As outlined in the Steamboat Pilot, there are two main types of qualifying projects for funding:

    1. Fuels and Forest Health Projects — must reduce risk of damage to property, infrastructure, water supplies, or other high-value assets from wildfire, or limit the likelihood of wildfires spreading into populated areas. Projects must promote forest health through sciene-based forestry practices that restore ecosystem functions, structures, and species composition.
    2. Capacity Building Projects — must increase community capacity by providing the community with resources and staffing necessary for forest restoration and wildfire risk mitigation projects.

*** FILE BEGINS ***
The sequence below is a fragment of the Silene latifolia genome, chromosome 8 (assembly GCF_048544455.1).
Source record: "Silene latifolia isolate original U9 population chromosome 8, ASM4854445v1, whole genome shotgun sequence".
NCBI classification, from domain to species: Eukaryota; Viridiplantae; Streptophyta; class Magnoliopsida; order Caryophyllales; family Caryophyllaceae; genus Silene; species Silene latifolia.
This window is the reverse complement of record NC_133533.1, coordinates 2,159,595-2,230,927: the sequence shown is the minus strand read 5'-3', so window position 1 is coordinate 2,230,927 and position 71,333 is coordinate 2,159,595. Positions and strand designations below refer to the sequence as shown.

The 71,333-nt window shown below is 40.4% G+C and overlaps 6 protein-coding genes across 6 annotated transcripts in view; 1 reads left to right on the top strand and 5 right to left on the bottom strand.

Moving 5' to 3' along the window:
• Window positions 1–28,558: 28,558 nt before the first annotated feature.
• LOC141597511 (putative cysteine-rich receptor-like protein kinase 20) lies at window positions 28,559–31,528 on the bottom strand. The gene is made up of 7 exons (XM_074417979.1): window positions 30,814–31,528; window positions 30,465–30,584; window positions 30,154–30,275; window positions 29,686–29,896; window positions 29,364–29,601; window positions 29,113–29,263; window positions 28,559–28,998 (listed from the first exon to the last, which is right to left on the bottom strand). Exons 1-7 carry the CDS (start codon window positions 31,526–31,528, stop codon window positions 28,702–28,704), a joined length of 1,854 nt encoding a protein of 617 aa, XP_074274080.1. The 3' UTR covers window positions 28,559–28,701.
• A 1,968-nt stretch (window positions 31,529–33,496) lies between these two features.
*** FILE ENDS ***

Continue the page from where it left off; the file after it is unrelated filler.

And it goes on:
The following individuals, organizations, or entities may apply:

    • Local community groups such as homeowner, neighborhood, or property associations located within or close to the wildland/urban interface.
    • Local government entities including counties, municipalities, fire protection districts, and other special districts in or near the interface.
    • Public or private utilities, including water providers, with infrastructure or land ownership in areas with high risk of catastrophic wildfires.
    • Nonprofit groups that promote hazardous fuels reduction projects or that engage in firefighting or fire management.

Applicants must demonstrate an ability to match 50 percent of the total project cost. Matching contributions can be cash, in-kind, or a combination of both, and may be in the form of private, local government, state or federal support for the project.